Naseem’s gritty debut follows a Christian woman recovering from an abusive marriage rife with drugs and physical violence.
Annie Wickham’s bad luck with marriage has been nothing short of a living nightmare. The God-fearing San Francisco librarian’s first attempt at marital bliss began disintegrating after several years of her turning into little more than the “alluring possession” of a selfish, belittling Northern California biochemist. Years later, at 35, Annie met “sweet and funny” Cleo, a man whose manic, methamphetamine-fueled melodrama dominated the next decade of her life, embittering her toward men and future relationships. Adding tension and depth to Naseem’s story, the narrative oscillates between Annie’s struggle to find balance despite multiple failed marriages and Cleo’s perspective as a homeless junkie, barefoot and destitute, trolling city streets and back alleys for his next fix. Conversely, however, these narrative shifts can also prove disorienting, as is the case with the interjecting voice of Sylvie, a local prostitute with a past who becomes obsessed with Cleo. Some characters aren’t immediately identifiable at the beginning of a new narrative sequence, and it can take a few pages to get back into the story, particularly with wheelchair-bound Tim, a drifter who befriends Cleo; his past is equally grim. Annie cautiously restarts her own life with the aid of a kind drug counselor named Joe, who teaches her how to love again. But Cleo’s increasingly neurotic attempts to rehabilitate himself and reconnect with Annie coalesce in the novel’s dark conclusion. As much a cautionary tale as a work of fiction, Naseem’s harrowing novel pulses with the pain of betrayal and the dire consequences of substance abuse. Sensitive readers may be overwhelmed by the edgy, expletive-dense narrative, but for those who don’t mind its murky premise, the novel hums with raw humanity.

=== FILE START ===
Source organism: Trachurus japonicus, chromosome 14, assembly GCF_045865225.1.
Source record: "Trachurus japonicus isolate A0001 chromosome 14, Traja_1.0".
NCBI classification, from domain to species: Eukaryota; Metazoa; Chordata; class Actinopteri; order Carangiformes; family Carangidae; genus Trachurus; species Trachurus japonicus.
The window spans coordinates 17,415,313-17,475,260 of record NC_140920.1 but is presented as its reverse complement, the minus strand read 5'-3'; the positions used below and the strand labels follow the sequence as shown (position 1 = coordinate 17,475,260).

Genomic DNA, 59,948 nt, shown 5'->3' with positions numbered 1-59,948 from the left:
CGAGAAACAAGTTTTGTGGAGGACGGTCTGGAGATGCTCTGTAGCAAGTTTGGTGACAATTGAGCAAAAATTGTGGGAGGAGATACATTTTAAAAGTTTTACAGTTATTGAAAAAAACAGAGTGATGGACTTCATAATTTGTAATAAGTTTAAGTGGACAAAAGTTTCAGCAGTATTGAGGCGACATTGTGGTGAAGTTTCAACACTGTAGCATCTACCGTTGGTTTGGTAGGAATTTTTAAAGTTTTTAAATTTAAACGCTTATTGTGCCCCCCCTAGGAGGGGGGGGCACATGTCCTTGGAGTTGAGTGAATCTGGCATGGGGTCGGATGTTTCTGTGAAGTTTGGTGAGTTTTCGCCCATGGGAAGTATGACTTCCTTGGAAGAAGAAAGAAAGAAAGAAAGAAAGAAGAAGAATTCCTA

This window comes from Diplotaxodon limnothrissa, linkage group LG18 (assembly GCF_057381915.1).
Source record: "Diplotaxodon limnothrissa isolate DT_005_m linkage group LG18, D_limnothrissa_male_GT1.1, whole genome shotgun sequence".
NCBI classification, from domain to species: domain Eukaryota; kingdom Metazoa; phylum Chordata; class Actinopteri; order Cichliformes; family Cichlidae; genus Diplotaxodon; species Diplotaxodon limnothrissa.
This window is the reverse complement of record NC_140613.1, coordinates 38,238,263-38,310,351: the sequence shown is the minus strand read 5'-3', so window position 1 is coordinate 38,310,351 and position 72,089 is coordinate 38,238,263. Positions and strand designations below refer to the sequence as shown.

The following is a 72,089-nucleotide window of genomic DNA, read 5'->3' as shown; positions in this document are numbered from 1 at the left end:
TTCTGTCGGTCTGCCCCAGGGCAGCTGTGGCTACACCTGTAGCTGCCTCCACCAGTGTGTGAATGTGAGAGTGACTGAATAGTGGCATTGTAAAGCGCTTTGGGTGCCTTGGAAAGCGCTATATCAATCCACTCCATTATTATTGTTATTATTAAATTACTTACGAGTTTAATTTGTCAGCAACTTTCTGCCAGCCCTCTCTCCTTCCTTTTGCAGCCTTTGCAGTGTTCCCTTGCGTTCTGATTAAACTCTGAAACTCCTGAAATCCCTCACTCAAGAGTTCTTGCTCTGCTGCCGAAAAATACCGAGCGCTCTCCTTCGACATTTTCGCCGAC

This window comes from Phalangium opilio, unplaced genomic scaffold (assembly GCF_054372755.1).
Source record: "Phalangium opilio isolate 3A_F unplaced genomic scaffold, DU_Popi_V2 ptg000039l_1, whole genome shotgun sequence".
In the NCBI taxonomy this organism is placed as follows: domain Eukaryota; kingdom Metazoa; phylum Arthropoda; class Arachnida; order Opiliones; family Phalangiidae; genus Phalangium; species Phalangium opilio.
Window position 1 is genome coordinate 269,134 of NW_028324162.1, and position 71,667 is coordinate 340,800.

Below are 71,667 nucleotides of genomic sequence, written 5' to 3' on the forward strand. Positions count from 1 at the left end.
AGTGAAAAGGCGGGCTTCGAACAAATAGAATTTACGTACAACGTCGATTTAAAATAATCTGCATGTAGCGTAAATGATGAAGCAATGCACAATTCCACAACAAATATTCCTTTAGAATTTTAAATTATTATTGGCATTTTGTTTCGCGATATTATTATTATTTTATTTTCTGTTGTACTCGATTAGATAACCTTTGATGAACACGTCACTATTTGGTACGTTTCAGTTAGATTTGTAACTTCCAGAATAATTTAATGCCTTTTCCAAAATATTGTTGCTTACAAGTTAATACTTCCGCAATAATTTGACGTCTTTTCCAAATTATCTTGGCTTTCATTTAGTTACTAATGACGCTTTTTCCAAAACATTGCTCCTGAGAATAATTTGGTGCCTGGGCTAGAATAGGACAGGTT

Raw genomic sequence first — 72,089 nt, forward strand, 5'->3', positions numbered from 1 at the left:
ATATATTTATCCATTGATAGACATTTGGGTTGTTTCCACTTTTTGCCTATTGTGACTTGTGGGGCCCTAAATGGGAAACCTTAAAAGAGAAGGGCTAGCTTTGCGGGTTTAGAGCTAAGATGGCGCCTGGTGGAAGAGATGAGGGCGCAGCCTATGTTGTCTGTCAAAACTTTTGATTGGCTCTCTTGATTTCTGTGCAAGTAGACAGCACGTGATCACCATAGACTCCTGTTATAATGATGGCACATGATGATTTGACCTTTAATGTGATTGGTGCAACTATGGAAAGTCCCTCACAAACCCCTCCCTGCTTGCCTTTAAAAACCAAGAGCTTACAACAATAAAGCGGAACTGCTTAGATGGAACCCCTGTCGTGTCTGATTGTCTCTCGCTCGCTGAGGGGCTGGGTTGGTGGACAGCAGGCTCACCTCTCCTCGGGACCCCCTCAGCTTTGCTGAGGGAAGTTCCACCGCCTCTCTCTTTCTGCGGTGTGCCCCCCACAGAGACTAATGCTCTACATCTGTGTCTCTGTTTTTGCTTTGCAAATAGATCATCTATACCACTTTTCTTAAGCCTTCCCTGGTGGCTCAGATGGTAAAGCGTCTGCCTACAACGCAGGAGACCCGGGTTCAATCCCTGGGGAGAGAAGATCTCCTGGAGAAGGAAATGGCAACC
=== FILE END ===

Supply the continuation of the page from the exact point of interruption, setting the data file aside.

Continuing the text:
A riveting, intense portrait of substance abuse and the havoc it can wreak on family and friends.